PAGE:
Game-based ophthalmology teaching for medical students

Nhung T. Tran1, Jessie Channell2, Sascha Spencer3,1, Randolph Dobson4, Helen Zhang5, Boaz Shulruf3, Hessom Razavi6,7, Ashish Agar1,3

Meeting:  2023 RANZCO


Date:      -


Session Time:      -

Purpose: COVID-19 has allowed for the rapid emergence of online tertiary education. There is an increasing trend in gamification as a novel online teaching technique amongst medical institutions. Gamification allows learning to be cognitively challenging yet dynamic and fun, enhancing motivation and increasing voluntary adherence to training. This study investigates the effect of gamification on the motivation, confidence and knowledge in ophthalmology of medical students, as well as its effectiveness in learning.
Method: Participants were medical students from both undergraduate and graduate medical schools Australia-wide. Multiple web-based gamification learning modules were developed on core ophthalmology knowledge and skills, with incorporated gamified case-based learning. Ophthalmological emergent cases were integrated into games with points accrued for successful assessment and management of life-threatening and vision-threatening conditions. Effectiveness of learning was analysed through pre- and post- module knowledge testing. Student acceptance, confidence and perceptions of the web-based gamification modules were analysed through Likert-scale questions in the post-module assessment.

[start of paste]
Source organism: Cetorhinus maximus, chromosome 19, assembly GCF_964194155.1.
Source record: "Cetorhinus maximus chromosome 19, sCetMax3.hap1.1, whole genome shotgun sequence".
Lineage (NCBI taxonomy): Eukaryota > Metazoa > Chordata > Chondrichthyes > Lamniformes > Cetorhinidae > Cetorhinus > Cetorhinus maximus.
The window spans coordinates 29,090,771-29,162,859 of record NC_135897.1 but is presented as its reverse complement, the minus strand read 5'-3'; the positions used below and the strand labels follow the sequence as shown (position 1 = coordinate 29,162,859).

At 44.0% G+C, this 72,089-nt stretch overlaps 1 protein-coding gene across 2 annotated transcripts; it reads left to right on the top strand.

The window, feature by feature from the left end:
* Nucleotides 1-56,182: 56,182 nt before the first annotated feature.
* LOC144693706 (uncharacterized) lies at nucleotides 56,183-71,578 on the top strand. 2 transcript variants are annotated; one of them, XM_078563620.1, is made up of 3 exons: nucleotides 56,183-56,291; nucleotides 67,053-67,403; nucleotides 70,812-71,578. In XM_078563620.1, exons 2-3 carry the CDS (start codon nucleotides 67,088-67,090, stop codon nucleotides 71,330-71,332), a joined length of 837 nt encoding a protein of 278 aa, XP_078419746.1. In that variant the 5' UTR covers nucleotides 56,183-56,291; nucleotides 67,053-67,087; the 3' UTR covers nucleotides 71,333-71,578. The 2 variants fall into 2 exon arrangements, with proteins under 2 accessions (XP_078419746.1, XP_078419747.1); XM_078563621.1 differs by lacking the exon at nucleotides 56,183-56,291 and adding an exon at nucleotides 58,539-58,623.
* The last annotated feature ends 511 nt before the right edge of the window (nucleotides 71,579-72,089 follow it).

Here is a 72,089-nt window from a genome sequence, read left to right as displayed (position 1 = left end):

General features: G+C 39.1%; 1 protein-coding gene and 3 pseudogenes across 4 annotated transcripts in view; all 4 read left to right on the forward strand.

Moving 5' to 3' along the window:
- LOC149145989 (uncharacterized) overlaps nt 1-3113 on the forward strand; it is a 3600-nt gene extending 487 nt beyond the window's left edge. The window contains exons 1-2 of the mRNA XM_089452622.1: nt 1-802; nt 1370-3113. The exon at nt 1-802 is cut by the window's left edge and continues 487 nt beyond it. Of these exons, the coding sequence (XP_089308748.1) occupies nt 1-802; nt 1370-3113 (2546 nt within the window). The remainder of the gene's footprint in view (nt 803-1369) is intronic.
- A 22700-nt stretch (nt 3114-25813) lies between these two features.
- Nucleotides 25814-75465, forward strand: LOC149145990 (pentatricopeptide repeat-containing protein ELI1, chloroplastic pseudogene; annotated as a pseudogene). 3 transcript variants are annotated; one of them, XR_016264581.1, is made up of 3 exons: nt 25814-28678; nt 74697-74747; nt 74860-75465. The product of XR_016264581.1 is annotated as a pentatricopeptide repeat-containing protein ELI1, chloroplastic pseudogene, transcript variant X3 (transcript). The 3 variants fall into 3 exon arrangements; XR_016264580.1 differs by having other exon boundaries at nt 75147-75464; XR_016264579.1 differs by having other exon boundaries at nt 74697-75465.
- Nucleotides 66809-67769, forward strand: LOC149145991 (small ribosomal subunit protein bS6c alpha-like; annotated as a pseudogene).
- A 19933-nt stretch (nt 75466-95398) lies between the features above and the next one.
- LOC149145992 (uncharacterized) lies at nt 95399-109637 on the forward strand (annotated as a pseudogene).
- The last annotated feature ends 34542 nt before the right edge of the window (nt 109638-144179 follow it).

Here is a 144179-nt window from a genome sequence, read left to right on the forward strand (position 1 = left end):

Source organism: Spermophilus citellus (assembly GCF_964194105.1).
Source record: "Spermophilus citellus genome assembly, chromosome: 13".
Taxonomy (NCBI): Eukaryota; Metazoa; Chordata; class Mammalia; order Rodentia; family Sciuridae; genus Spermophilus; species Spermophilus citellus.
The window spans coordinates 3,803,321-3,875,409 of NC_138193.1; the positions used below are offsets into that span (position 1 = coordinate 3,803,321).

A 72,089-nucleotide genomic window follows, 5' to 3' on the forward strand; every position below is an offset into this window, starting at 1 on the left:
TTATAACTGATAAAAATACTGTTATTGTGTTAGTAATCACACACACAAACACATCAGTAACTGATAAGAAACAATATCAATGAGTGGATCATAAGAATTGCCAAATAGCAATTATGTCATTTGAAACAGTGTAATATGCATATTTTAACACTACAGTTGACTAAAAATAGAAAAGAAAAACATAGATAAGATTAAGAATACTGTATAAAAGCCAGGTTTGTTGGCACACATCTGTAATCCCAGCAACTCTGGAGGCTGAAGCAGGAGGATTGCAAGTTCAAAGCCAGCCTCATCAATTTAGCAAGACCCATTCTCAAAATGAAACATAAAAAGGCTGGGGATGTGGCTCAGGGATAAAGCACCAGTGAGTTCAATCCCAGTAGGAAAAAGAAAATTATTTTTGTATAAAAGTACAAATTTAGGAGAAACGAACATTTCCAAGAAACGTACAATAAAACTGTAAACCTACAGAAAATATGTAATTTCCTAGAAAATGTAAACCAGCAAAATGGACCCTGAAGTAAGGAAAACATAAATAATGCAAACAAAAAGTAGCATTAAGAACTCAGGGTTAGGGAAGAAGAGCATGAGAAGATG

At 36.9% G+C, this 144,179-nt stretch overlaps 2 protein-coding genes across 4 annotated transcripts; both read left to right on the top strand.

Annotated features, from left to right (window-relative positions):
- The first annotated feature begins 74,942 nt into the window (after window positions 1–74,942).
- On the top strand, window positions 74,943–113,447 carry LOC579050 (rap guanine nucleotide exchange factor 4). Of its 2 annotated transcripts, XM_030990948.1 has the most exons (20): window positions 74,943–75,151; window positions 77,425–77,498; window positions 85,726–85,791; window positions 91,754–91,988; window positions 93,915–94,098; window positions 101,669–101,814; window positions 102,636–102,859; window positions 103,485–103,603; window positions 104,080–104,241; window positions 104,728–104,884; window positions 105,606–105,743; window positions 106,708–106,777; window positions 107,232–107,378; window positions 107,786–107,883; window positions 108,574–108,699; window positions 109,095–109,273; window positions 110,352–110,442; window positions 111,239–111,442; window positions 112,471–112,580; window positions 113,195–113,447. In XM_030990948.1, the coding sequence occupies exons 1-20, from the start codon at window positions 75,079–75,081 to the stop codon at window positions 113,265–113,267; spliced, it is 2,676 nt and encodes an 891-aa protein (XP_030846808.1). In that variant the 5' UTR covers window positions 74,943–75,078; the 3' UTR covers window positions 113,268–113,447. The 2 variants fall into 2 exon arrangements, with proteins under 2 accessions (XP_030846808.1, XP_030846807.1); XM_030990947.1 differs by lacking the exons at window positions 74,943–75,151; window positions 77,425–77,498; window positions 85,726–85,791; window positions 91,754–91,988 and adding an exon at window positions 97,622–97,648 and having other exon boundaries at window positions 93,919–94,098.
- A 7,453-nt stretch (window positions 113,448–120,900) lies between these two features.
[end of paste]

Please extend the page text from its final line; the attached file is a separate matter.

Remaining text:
Results: Gamified case-based teaching was suggested to be both engaging and user-friendly, and demonstrated an improvement in ophthalmic knowledge. Strongly positive feedback from students suggests it may be a well-favoured tool in the armamentarium of methods of ophthalmic education in medical school.
Conclusion: In this prospective cohort study, Australian medical students found gamified case-based teaching engaging and user-friendly and demonstrated an increase in knowledge. As such, gamification in ophthalmic education during medical school should be considered in Australia to ensure more effective ophthalmic teaching and ultimately, better eye care.